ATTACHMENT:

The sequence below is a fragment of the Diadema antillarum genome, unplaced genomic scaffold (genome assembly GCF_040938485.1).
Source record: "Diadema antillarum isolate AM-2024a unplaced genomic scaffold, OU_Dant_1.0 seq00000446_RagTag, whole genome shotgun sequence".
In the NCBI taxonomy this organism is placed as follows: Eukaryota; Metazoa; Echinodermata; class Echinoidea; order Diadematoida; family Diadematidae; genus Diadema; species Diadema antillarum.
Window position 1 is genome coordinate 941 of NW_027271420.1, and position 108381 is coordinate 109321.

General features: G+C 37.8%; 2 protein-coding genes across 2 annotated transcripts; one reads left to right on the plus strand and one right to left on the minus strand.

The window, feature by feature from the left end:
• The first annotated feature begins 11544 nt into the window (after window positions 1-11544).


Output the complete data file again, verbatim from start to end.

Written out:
The sequence below is a fragment of the Diadema antillarum genome, unplaced genomic scaffold (genome assembly GCF_040938485.1).
Source record: "Diadema antillarum isolate AM-2024a unplaced genomic scaffold, OU_Dant_1.0 seq00000446_RagTag, whole genome shotgun sequence".
In the NCBI taxonomy this organism is placed as follows: Eukaryota; Metazoa; Echinodermata; class Echinoidea; order Diadematoida; family Diadematidae; genus Diadema; species Diadema antillarum.
Window position 1 is genome coordinate 941 of NW_027271420.1, and position 108381 is coordinate 109321.

General features: G+C 37.8%; 2 protein-coding genes across 2 annotated transcripts; one reads left to right on the plus strand and one right to left on the minus strand.

The window, feature by feature from the left end:
• The first annotated feature begins 11544 nt into the window (after window positions 1-11544).